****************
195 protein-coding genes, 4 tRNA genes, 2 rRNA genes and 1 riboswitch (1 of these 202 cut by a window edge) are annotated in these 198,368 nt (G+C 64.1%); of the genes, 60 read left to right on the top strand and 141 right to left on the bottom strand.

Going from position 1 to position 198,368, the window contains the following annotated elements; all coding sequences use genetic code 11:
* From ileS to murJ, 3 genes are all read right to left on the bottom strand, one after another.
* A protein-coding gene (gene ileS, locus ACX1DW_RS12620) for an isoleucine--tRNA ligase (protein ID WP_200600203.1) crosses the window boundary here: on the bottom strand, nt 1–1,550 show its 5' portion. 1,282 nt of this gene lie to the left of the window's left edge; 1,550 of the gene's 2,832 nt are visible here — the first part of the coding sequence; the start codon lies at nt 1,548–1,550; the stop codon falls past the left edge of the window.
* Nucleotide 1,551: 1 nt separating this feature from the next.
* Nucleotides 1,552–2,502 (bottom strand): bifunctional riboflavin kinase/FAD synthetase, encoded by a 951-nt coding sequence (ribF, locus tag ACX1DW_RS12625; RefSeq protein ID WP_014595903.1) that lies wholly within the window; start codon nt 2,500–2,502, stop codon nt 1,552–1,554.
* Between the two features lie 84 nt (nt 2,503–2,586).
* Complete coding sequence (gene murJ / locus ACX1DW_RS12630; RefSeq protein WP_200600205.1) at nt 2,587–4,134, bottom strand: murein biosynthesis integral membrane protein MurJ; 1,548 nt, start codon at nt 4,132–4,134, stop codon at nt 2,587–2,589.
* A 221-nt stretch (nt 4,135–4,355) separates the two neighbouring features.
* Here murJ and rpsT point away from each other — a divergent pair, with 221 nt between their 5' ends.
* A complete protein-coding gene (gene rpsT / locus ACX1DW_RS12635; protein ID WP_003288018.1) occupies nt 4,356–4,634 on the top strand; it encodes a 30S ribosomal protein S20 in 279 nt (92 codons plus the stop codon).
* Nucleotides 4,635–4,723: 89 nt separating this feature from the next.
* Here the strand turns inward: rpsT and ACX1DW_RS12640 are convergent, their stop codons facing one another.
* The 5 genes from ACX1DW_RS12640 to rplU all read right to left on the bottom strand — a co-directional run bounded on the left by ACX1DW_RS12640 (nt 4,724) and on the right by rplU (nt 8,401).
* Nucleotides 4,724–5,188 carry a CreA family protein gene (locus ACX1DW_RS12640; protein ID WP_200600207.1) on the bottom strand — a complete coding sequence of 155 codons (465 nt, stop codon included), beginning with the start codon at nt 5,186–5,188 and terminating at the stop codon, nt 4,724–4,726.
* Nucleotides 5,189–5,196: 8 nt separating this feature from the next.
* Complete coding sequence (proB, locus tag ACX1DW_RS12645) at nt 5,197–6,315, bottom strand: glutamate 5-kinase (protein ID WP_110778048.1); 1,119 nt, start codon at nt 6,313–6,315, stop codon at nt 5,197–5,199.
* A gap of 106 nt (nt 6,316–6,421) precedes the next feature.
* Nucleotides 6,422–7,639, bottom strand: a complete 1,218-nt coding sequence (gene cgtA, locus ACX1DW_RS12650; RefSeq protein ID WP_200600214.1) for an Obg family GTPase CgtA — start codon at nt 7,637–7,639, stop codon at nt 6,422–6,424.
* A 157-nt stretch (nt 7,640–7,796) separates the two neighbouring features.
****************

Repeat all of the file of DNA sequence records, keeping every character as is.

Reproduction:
195 protein-coding genes, 4 tRNA genes, 2 rRNA genes and 1 riboswitch (1 of these 202 cut by a window edge) are annotated in these 198,368 nt (G+C 64.1%); of the genes, 60 read left to right on the top strand and 141 right to left on the bottom strand.

Going from position 1 to position 198,368, the window contains the following annotated elements; all coding sequences use genetic code 11:
* From ileS to murJ, 3 genes are all read right to left on the bottom strand, one after another.
* A protein-coding gene (gene ileS, locus ACX1DW_RS12620) for an isoleucine--tRNA ligase (protein ID WP_200600203.1) crosses the window boundary here: on the bottom strand, nt 1–1,550 show its 5' portion. 1,282 nt of this gene lie to the left of the window's left edge; 1,550 of the gene's 2,832 nt are visible here — the first part of the coding sequence; the start codon lies at nt 1,548–1,550; the stop codon falls past the left edge of the window.
* Nucleotide 1,551: 1 nt separating this feature from the next.
* Nucleotides 1,552–2,502 (bottom strand): bifunctional riboflavin kinase/FAD synthetase, encoded by a 951-nt coding sequence (ribF, locus tag ACX1DW_RS12625; RefSeq protein ID WP_014595903.1) that lies wholly within the window; start codon nt 2,500–2,502, stop codon nt 1,552–1,554.
* Between the two features lie 84 nt (nt 2,503–2,586).
* Complete coding sequence (gene murJ / locus ACX1DW_RS12630; RefSeq protein WP_200600205.1) at nt 2,587–4,134, bottom strand: murein biosynthesis integral membrane protein MurJ; 1,548 nt, start codon at nt 4,132–4,134, stop codon at nt 2,587–2,589.
* A 221-nt stretch (nt 4,135–4,355) separates the two neighbouring features.
* Here murJ and rpsT point away from each other — a divergent pair, with 221 nt between their 5' ends.
* A complete protein-coding gene (gene rpsT / locus ACX1DW_RS12635; protein ID WP_003288018.1) occupies nt 4,356–4,634 on the top strand; it encodes a 30S ribosomal protein S20 in 279 nt (92 codons plus the stop codon).
* Nucleotides 4,635–4,723: 89 nt separating this feature from the next.
* Here the strand turns inward: rpsT and ACX1DW_RS12640 are convergent, their stop codons facing one another.
* The 5 genes from ACX1DW_RS12640 to rplU all read right to left on the bottom strand — a co-directional run bounded on the left by ACX1DW_RS12640 (nt 4,724) and on the right by rplU (nt 8,401).
* Nucleotides 4,724–5,188 carry a CreA family protein gene (locus ACX1DW_RS12640; protein ID WP_200600207.1) on the bottom strand — a complete coding sequence of 155 codons (465 nt, stop codon included), beginning with the start codon at nt 5,186–5,188 and terminating at the stop codon, nt 4,724–4,726.
* Nucleotides 5,189–5,196: 8 nt separating this feature from the next.
* Complete coding sequence (proB, locus tag ACX1DW_RS12645) at nt 5,197–6,315, bottom strand: glutamate 5-kinase (protein ID WP_110778048.1); 1,119 nt, start codon at nt 6,313–6,315, stop codon at nt 5,197–5,199.
* A gap of 106 nt (nt 6,316–6,421) precedes the next feature.
* Nucleotides 6,422–7,639, bottom strand: a complete 1,218-nt coding sequence (gene cgtA, locus ACX1DW_RS12650; RefSeq protein ID WP_200600214.1) for an Obg family GTPase CgtA — start codon at nt 7,637–7,639, stop codon at nt 6,422–6,424.
* A 157-nt stretch (nt 7,640–7,796) separates the two neighbouring features.